Preventing another pelvic fracture:

  • Always secure your child in a safety seat in the car's back seat. Do not start the car until your child's seat belt is fastened. Ask your caregiver for more information about car safety seats. If your child is old enough, he should wear a seat belt when riding in a car.

  • Do not leave your baby alone on the bed, changing table, or couch. Place him in a crib or playpen if you must leave him unattended.

  • Make sure your child uses a stepladder or a safe stool when reaching for things in high places. Do not let him play or stand on chairs, counters, or other unstable objects.

  • Remove things that may cause your child to fall or stumble. Try to keep electrical cords or toys off the floor. Do not use rugs that you or your family can trip on.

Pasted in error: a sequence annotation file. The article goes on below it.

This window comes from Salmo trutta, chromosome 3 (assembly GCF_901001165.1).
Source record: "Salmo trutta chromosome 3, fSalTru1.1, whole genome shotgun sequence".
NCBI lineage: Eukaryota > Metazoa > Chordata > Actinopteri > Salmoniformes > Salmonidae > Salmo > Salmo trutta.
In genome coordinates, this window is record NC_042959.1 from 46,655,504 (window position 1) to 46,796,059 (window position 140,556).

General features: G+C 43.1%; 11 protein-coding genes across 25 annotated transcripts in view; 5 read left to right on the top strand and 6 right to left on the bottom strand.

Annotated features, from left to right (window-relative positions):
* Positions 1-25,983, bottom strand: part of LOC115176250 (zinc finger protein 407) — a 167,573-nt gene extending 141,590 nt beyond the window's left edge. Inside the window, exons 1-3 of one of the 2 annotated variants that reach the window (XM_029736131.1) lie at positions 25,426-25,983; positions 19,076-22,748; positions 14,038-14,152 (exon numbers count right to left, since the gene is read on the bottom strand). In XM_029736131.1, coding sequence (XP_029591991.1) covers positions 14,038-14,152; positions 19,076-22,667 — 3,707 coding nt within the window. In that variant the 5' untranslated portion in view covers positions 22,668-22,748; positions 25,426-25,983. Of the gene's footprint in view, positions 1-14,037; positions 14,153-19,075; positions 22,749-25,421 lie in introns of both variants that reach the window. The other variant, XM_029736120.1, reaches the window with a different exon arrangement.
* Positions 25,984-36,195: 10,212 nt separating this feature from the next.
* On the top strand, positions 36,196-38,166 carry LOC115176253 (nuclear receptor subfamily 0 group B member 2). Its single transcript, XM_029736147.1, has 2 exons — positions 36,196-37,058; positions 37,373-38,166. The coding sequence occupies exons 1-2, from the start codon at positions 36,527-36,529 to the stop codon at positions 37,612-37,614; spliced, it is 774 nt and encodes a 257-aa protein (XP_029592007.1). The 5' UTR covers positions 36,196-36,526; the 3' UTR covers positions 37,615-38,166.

Preventing blood clots:

  • Ask your child's caregiver if your child needs to elevate his legs. Elevating his legs to the level of his heart will keep blood from staying in his legs. This could cause blood clots.

  • As pain decreases, he may need to start moving or walking to improve blood circulation and bone healing. Ask your child's caregiver for an exercise program that may be help your child fully recover.

  • Make sure your child's bandages are not too tight.

  • Your child may need to wear support socks or stockings. These may help decrease the swelling in his legs until he is walking more. They may also prevent blood from staying in his legs, which may cause blood clots.

Wound care:

Ask your child's caregiver about the proper way to take care of his wound or change his bandages. It is also important to know how often your child's dressings need to be changed.

For support or more information: